In this article, you’ll discover how to find, identify, grow, and cook chicken of the woods mushrooms.
Video below: a gorgeous chicken of the woods mushroom growing on an old oak tree in a residential neighborhood in Mt. Pleasant, SC. This is a Laetiporus sulphureus, a chicken of the woods subspecies that grows above ground on the sides of standing trees/stumps. As you’ll learn about in this article, other chicken subspecies grow out of underground tree roots.
*Note: Above video showing chicken of the woods mushrooms may not display or play if you run ad-blocking software – sorry! Temporarily disable and refresh to view.
Chicken of the woods mushrooms – the mushroom with the taste and texture of actual chicken
Each summer in late July, we drive by one of our trusty chicken of the woods mushroom spots that has produced huge mushrooms at the same time each of the past 10+ summers.
Bingo! Peering at us from the base of a large, dying oak tree another large, orange/white-colored chicken of the woods will inevitably show up within the same general time period each summer.
In case you’ve never heard of them, chicken of the woods mushrooms are gourmet fungi with the same taste and texture as chicken. Yes, seriously!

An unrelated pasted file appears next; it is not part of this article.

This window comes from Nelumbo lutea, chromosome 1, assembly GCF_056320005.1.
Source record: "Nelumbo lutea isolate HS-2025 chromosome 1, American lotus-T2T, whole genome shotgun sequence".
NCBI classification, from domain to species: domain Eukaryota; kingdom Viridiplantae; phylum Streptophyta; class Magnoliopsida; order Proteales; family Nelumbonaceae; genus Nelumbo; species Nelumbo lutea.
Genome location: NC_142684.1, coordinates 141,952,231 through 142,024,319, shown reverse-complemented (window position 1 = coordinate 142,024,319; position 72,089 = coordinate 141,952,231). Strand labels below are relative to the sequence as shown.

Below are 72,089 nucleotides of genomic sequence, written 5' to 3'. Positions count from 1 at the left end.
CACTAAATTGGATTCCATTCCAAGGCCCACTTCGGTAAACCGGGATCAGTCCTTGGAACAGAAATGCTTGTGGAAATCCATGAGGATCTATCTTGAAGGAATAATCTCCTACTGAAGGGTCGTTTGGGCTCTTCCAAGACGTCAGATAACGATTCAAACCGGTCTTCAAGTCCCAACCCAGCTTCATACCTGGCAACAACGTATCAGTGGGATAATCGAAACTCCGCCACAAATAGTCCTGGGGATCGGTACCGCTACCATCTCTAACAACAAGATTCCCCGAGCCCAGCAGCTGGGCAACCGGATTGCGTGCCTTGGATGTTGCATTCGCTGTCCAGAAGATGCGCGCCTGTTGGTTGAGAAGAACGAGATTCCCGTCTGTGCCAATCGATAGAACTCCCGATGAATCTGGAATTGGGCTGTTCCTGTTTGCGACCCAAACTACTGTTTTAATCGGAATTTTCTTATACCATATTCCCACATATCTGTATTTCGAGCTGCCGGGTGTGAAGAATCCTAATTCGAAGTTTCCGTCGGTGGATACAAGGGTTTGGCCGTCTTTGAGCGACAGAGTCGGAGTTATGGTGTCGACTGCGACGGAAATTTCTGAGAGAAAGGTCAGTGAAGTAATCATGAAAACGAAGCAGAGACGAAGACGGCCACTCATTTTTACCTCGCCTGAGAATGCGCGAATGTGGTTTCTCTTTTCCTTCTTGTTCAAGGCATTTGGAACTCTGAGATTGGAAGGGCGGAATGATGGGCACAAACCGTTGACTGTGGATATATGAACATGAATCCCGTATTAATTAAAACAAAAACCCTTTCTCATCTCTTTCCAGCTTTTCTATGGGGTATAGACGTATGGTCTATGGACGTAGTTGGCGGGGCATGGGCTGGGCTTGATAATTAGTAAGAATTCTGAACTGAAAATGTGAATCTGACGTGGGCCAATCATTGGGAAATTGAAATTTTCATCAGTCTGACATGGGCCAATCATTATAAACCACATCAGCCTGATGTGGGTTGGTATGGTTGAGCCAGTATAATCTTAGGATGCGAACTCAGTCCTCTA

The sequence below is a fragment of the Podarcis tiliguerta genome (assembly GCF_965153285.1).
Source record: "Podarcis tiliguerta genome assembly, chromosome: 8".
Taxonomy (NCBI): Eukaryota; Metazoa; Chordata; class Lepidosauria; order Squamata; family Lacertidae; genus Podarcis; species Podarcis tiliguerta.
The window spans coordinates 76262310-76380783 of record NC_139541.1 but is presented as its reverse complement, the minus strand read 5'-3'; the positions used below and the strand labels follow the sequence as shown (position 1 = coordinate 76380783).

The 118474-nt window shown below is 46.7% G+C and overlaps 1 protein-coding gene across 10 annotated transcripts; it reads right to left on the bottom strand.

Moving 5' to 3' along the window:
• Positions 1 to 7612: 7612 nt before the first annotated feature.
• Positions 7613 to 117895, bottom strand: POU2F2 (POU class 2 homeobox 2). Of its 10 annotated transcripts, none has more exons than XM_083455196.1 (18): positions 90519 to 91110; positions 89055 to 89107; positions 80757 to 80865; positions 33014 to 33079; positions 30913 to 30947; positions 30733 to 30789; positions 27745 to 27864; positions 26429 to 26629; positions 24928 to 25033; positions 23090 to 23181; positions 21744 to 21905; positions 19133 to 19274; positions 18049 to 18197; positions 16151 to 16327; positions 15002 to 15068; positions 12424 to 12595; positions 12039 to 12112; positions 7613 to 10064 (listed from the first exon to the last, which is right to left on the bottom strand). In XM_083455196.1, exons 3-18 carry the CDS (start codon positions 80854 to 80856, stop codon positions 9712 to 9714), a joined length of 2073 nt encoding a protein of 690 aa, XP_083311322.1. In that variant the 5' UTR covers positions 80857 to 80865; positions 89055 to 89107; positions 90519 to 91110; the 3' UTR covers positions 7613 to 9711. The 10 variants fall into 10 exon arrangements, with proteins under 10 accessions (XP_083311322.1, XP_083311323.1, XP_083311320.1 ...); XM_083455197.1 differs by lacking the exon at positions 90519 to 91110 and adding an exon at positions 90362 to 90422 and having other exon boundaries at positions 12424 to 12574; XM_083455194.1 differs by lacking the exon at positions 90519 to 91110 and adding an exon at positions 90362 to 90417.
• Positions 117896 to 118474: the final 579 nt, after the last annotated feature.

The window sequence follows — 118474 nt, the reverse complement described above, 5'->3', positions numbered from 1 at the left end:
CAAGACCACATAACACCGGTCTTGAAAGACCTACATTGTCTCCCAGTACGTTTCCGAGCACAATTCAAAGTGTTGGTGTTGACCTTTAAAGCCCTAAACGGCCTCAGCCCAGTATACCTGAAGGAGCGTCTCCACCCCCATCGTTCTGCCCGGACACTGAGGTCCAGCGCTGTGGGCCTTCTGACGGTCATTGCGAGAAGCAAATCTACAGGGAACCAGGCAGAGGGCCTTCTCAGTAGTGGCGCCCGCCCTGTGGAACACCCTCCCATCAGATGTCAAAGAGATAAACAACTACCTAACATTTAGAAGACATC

Do chicken of the woods mushrooms really taste like chicken?
Yes, once cooked, tender young parts of chicken of the woods mushrooms really do taste shockingly similar to chicken (meat) and even have a chicken-like texture.
Sure, there are a bunch of unusual or exotic meats that people say “taste like chicken,” but there aren’t a lot of mushrooms that fall into that category. Just so you know we’re not full of it, we conducted a little experiment…
We served some breaded, fried chicken of the woods “chicken fingers” to a few friends and asked them to guess what they were eating…
Drum roll… they all thought they were eating really good chicken fingers—from a bird, not a mushroom. When we told them they were eating mushrooms, they couldn’t believe it.